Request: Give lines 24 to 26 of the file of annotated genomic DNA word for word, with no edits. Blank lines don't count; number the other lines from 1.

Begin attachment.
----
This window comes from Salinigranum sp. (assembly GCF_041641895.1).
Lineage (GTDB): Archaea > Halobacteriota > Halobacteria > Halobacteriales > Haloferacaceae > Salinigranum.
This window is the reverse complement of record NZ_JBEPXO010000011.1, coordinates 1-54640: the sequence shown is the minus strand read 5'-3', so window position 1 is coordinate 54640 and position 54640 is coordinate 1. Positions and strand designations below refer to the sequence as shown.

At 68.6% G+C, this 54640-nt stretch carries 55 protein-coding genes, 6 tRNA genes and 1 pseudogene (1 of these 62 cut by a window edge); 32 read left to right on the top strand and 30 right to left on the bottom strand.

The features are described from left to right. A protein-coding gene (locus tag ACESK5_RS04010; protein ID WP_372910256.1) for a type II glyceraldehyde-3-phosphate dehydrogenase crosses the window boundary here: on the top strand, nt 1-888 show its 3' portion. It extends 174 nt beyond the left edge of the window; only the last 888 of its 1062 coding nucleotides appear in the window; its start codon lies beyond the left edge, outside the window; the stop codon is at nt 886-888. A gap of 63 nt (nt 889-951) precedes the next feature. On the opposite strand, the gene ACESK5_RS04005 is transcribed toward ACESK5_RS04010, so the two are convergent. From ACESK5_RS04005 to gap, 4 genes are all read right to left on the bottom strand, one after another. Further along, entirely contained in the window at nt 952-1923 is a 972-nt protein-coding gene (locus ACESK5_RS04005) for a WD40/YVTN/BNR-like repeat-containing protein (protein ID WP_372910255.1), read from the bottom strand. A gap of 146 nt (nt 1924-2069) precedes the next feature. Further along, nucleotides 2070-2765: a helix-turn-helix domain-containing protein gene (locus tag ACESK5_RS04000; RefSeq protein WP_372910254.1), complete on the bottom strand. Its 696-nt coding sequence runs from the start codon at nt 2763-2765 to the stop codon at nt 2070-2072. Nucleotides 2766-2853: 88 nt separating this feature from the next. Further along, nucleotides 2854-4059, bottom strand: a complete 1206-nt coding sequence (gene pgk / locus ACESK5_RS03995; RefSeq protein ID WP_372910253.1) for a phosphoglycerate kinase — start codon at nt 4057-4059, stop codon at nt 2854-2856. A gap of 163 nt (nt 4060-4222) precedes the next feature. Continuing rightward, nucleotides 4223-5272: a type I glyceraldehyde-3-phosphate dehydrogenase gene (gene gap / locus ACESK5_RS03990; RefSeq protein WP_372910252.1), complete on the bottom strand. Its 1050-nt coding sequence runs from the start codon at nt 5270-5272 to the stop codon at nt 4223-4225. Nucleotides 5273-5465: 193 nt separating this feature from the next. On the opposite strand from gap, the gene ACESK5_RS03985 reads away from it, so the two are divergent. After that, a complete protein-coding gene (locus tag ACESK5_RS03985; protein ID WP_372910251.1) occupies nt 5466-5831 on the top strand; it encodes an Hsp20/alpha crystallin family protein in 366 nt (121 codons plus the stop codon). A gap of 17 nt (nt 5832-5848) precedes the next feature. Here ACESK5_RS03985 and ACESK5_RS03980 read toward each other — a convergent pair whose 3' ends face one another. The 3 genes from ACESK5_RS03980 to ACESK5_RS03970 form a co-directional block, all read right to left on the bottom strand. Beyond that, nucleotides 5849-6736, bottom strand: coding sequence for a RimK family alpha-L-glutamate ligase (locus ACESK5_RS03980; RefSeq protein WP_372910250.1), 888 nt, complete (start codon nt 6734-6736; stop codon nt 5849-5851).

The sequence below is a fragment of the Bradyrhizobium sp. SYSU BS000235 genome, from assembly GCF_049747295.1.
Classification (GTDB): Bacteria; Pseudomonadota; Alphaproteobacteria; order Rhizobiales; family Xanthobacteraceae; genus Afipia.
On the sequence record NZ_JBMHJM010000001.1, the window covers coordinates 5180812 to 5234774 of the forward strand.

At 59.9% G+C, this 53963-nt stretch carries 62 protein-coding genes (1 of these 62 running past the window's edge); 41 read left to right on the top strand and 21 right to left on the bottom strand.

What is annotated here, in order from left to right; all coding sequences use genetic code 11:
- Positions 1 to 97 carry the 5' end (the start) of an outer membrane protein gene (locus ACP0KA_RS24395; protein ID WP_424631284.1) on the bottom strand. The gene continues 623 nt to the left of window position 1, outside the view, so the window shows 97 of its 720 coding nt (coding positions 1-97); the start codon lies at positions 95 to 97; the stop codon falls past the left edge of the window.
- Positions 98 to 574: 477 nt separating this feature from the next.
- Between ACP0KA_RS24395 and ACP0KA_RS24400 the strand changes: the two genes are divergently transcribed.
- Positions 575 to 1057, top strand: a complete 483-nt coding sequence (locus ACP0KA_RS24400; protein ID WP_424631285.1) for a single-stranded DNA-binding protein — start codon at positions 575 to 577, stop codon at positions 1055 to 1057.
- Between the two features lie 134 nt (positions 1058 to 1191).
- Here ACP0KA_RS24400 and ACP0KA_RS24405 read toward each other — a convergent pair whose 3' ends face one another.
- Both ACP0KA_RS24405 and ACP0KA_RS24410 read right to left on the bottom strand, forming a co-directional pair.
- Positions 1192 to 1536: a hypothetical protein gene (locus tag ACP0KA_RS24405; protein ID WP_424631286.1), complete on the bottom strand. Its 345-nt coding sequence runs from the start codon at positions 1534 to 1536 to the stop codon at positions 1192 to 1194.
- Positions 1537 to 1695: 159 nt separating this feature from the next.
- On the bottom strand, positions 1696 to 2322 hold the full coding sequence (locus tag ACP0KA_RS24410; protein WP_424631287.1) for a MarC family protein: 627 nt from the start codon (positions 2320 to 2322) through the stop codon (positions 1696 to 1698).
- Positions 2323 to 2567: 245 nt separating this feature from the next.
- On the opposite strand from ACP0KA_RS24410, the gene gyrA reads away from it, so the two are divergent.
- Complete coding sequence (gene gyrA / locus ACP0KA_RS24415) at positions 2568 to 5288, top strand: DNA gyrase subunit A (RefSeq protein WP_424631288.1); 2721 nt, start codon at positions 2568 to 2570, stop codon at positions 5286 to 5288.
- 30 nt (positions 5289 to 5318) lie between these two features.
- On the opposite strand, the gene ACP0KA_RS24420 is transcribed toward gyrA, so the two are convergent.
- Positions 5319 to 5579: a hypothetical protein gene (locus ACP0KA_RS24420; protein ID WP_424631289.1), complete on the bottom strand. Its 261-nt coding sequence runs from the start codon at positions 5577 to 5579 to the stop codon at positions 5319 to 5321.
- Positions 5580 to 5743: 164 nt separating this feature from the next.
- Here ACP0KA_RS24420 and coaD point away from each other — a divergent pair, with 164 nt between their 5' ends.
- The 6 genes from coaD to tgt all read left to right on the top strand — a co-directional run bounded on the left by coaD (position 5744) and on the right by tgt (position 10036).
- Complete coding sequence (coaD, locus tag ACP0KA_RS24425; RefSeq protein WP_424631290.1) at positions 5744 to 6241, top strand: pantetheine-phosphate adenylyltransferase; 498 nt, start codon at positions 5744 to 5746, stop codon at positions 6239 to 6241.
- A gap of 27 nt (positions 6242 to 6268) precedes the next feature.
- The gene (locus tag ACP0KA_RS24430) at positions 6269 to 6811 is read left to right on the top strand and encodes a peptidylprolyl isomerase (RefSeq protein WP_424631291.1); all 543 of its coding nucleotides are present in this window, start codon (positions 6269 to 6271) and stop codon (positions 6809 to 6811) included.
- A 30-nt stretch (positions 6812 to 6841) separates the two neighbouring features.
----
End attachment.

- 30 nt (positions 5289 to 5318) lie between these two features.
- On the opposite strand, the gene ACP0KA_RS24420 is transcribed toward gyrA, so the two are convergent.
- Positions 5319 to 5579: a hypothetical protein gene (locus ACP0KA_RS24420; protein ID WP_424631289.1), complete on the bottom strand. Its 261-nt coding sequence runs from the start codon at positions 5577 to 5579 to the stop codon at positions 5319 to 5321.